However, the Philadelphia medical establishment objected to his self-promotion efforts; several members of the Philadelphia County Medical Society had complained that Brooks was using “false and misleading advertising.” Based on their own investigation, the San Diego doctors presented the following allegations in court: In 1974 when Brooks first applied for membership to the Philadelphia County Medical Society, his application was tabled pending an investigation into allegations concerning Brooks’s advertising and promotion. Investigators for the Philadelphia County Medical Society were particularly interested in Brooks’s claims that he had co-developed the phacoemulsification technique. Brooks voluntarily withdrew his application. When he resubmitted the application in 1977, however, he met with similar resistance from the Philadelphia Society. This time Brooks’s attorney threatened to sue “if Dr. Brooks is unable to achieve his right to membership in any other way. . . .” Immediately thereafter the application was approved. Between 1979 and 1981, the Philadelphia County Medical Society received additional complaints from physicians and patients about Brooks’s advertising and inadequate post-operative care for his numerous out-of-town patients.
In 1978 his book was published, and it sold about 5000 copies in its first three years on the market. When several San Diego eye surgeons read the book, they were perturbed by what they perceived to be false and mis-leading statements aimed at portraying Brooks as a bold innovator in cataract surgery. As far as they knew, Brooks’s contributions to medicine included no innovations whatsoever. Don’t Be Afraid of Cataracts has a reassuring, fatherly tone to it (Brooks quotes one woman who flew to see him because, she said, “You sound friendly but realistic, like Dr. Marcus Welby on TV”), and to laymen its author comes across as authoritative and compassionate. Brooks states in his book that he, unlike many physicians, wishes to speak to patients in simple terms unclouded by technical jargon. He writes that there are two kinds of cataract surgery: first, there is the “old-fashioned” or “standard” method. Called “intracapsular extraction” by physicians, this method removes the cataractous lens and the posterior capsule supporting the lens. This method. Brooks explains, requires a three-quarter-inch incision closed by ten stitches. The patient undergoing “old-fashioned” cataract surgery will likely spend several days in the hospital, then will recuperate for eight or nine weeks. The other method is ultrasound, or phacoemulsification, which. Brooks writes, is far superior to the “old-fashioned” method, not only because it requires a one-sixteenth-inch incision (closed by a single stitch), but because it leaves the posterior capsule intact, thus causing far less trauma to the eye. Brooks’s book offers numerous testimonials from satisfied patients who are able to function the same day they have undergone phacoemulsification surgery.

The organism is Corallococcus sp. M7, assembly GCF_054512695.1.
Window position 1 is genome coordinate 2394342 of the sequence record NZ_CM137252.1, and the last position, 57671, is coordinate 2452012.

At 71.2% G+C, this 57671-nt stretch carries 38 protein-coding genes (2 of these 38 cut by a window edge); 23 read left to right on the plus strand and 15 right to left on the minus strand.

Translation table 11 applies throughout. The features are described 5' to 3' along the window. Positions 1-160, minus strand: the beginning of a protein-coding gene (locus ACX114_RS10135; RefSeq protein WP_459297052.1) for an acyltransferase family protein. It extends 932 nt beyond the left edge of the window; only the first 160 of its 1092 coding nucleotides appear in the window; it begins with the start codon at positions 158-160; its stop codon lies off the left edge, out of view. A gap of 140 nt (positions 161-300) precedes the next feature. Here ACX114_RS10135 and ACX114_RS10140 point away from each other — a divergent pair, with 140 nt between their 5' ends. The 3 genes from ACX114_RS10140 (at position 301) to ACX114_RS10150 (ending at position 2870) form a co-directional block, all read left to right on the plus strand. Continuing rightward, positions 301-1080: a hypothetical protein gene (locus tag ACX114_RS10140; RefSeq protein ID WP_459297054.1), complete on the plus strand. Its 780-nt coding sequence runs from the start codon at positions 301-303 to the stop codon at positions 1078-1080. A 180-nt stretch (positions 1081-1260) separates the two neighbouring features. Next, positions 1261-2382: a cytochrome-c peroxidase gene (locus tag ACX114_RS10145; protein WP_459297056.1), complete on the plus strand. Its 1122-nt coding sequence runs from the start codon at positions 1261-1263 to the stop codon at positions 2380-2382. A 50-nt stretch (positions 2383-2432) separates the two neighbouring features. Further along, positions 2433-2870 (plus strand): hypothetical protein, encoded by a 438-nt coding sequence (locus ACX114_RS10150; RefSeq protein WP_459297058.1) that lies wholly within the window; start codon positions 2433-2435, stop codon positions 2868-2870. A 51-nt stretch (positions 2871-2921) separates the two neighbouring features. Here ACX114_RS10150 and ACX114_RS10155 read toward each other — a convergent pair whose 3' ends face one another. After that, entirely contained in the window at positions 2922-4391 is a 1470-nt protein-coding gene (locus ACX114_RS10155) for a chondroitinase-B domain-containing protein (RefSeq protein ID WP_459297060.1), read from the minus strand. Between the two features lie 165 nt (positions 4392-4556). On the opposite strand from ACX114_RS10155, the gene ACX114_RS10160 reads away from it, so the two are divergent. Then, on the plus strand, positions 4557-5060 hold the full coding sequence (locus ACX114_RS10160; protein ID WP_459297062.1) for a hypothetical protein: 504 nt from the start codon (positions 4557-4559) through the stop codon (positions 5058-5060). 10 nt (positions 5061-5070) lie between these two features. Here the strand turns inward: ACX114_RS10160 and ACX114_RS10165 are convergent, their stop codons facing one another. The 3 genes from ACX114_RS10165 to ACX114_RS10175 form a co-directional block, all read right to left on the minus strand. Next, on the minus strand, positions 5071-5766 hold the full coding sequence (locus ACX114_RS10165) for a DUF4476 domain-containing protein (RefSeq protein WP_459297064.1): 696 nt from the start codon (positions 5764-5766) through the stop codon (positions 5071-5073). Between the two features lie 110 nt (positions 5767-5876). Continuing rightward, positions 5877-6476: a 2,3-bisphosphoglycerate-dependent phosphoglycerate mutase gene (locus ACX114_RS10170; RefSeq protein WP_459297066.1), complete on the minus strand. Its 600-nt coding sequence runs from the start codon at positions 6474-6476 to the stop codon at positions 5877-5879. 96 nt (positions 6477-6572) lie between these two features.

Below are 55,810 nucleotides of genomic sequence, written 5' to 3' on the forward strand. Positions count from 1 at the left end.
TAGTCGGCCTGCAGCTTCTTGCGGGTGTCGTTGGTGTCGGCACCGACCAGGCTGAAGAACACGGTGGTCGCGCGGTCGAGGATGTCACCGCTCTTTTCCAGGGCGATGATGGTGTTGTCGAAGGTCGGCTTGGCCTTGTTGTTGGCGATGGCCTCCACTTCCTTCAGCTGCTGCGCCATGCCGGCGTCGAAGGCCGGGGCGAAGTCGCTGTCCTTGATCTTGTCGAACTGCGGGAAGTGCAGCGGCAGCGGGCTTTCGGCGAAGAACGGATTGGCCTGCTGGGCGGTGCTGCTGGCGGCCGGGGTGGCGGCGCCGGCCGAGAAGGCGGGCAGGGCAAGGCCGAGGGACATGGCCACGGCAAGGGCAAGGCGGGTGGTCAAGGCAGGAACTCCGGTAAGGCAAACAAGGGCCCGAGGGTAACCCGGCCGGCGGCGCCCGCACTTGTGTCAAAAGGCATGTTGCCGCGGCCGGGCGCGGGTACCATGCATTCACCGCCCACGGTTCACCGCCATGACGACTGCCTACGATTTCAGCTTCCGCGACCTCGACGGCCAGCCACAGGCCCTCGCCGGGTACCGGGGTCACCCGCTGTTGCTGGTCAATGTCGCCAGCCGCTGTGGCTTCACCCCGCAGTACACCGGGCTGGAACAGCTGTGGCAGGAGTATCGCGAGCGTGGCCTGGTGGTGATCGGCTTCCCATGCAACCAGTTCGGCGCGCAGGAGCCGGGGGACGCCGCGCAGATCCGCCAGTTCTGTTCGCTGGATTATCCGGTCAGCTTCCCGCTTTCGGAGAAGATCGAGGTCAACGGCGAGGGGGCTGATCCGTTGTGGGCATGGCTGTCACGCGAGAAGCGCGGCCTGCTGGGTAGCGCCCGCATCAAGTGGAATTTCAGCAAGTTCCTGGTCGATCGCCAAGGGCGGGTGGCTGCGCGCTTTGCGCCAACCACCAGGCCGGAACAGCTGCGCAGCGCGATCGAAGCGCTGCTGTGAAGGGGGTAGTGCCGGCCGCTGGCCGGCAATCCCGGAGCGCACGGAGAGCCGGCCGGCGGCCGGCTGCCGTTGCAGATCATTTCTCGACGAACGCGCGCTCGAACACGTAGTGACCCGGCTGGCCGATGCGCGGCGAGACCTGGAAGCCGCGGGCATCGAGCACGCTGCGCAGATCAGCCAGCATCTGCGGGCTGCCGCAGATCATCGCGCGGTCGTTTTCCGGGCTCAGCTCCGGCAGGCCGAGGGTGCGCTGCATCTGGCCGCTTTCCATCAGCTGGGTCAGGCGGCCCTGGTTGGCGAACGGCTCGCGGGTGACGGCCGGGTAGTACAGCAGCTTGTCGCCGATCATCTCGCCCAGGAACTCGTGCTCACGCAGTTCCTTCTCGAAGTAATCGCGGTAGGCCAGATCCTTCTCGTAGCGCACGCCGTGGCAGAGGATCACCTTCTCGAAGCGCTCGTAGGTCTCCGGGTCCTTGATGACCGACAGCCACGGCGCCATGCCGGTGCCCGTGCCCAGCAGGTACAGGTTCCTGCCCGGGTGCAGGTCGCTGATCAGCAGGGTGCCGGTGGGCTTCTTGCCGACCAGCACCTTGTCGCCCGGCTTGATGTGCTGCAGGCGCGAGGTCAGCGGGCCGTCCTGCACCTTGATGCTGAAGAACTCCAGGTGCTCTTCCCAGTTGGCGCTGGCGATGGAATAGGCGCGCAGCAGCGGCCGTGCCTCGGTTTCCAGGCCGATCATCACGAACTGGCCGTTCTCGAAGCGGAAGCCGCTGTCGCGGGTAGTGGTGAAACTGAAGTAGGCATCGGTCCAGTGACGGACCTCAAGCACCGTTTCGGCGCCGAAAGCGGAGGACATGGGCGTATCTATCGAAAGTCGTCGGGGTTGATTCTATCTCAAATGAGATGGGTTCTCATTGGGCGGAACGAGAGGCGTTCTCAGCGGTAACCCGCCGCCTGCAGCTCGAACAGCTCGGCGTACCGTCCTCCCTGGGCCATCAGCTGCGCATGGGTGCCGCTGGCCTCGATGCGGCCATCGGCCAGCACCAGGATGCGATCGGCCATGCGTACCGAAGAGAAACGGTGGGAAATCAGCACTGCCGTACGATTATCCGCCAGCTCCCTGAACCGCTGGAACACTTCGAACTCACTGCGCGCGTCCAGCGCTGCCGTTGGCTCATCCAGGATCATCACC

A number of local ophthalmologists were asked recently to comment on Brooks’s book and the eight-page “Supplement” to it, which Brooks currently sends to prospective patients. Several suggested that the author’s efforts to simplify sound more like self-serving attempts to obscure and mislead. For example, one said that Brooks’s current explanation of an intracapsular extraction is “twenty years behind the times,” that the “old-fashioned” method has progressed along with other methods and can now be accomplished with an incision of less than one-half inch. Also, a local surgeon who has performed phacoemulsification pointed out that although the ultrasound technique does require a small incision (he says about one-eighth of an inch, not one-sixteenth), Brooks almost always implants a one-quarter-inch artificial lens. Therefore, the incision has to be enlarged to nearly one-third of an inch anyway, so this primary advantage of phacoemulsification is negated.